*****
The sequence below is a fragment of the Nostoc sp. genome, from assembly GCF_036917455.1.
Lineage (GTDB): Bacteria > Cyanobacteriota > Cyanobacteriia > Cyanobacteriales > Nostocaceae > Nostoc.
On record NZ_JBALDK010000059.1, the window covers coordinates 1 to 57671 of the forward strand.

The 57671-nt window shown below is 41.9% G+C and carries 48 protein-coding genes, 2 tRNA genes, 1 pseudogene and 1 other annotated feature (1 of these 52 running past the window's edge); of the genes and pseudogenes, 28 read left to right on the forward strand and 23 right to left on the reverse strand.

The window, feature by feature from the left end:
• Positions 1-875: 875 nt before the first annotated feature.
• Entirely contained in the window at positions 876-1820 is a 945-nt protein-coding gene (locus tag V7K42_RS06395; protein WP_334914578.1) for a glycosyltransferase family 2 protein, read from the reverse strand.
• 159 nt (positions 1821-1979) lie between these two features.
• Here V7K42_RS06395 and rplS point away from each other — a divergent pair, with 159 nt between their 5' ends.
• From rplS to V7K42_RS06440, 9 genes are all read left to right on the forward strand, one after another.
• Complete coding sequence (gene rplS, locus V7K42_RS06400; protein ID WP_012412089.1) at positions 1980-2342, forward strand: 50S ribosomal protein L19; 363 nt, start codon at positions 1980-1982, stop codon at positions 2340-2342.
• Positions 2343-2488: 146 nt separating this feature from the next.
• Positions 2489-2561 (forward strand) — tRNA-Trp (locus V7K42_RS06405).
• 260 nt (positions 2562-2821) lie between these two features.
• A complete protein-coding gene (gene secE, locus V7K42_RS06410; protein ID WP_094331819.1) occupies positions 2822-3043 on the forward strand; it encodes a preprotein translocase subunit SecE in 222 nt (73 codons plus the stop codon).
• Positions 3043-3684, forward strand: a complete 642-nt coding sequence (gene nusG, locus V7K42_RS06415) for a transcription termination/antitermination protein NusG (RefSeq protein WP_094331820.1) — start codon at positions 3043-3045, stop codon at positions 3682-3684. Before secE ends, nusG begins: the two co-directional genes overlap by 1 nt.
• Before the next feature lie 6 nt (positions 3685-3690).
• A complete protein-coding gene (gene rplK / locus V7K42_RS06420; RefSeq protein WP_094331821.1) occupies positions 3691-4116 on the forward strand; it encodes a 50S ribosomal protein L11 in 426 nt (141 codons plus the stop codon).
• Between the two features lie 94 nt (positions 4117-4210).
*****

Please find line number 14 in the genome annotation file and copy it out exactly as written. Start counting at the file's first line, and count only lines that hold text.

• 260 nt (positions 2562-2821) lie between these two features.